Armed forces chief of staff Mohammad Bagheri described it as a strategic, ‘long-range’ missile. 

The Khaibar-buster is a reference to a Jewish castle overrun by Muslim warriors led by Prophet Mohammed in the early days of Islam

He said during the unveiling: ‘The enemies of the Revolution and the Islamic Republic do not understand anything but the language of power and force’. 

It was unveiled during a visit to a surface-to-surface missile base of the Guards’ air force, with the chief of the aerospace department Amirali Hajizadeh present. 

Israel’s closest point to Iran is 620 miles away, and Iran has missiles that can travel up to 1,250 miles.  

Iran has the largest arsenal of missiles in the Middle East.

On December 24, the Islamic republic fired 16 ballistic missiles to conclude military drills described by generals as a warning to Israel. 

Bagheri said on Monday that Iran was ‘self-sufficient in terms of military equipment’, noting it could become one of the world’s largest arms exporters if US sanctions were lifted.

The International Institute for Strategic Studies (IISS) says Iran has about 20 types of ballistic missiles as well as cruise missiles and drones.

Their capabilities vary, with the Qiam-1 having a range of 500 miles and the Ghadr-1 able to reach 1,100 miles.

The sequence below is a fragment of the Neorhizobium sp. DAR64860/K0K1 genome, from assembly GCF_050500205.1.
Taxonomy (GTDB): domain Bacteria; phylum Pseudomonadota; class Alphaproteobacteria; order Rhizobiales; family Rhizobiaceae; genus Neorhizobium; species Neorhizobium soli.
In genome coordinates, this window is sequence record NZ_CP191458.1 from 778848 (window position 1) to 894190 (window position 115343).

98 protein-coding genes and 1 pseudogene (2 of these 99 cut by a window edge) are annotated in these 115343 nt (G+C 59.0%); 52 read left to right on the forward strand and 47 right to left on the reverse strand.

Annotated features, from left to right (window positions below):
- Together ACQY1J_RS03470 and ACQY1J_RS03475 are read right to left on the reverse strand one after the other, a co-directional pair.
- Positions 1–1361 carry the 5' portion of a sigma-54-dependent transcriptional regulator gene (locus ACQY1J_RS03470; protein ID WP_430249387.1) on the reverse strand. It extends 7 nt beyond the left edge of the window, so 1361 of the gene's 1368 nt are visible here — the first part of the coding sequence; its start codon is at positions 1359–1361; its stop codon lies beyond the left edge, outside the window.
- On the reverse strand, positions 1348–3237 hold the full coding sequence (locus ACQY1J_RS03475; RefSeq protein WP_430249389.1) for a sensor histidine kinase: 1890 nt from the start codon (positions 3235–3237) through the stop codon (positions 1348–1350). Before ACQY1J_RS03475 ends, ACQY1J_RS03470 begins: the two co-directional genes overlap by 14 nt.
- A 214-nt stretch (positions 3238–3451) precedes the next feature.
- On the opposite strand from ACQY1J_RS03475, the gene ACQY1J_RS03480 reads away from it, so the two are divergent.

The IISS, a London-based think tank, says Iran’s current priority is to increase the accuracy of its missiles.

The report comes as negotiations continue in Vienna to revive Tehran’s tattered nuclear deal with world powers. 

Iran, which has long said it does not seek nuclear weapons, insists its missile program is only a deterrent.

Earlier in January Iran tested an engine for a solid-fuel rocket designed to launch satellites. 

Satellite carriers usually use liquid fuel but solid-fuel rockets can be adapted for mobile launchers that can be driven anywhere on a major road or rail system. Pure solid-fuel rockets are mostly associated with ballistic missiles systems.

Meanwhile, U.S. President Joe Biden on Wednesday spoke with King Salman of Saudi Arabia. The White House said Biden briefed the Saudi leader on the multilateral talks aimed at getting to return to compliance. 

White House Press Secretary Jen Psaki said on Wednesday a deal was ‘in sight’ but warned that ‘if it’s not reached in the coming weeks Iran’s nuclear advances will make it impossible’ for the U.S. to return to the deal.

An Iranian analyst also warned that he believed Iran would not stick to any deal, and would continue fomenting unrest in the region while secretly enriching uranium

Mohammed S. Alsulami, the Riyadh-based founder of the International Institute for Iranian Studies, claimed Iran had cheated under the 2015 deal – although inspectors said it had abided by the terms.

‘It will do the same thing,’ he told an online discussion hosted by the Washington-based National Council on U.S.-Arab Relations, according to the Washington Times.

‘Iran will cheat and will have more secret places to enrich uranium, to do whatever they want to do.’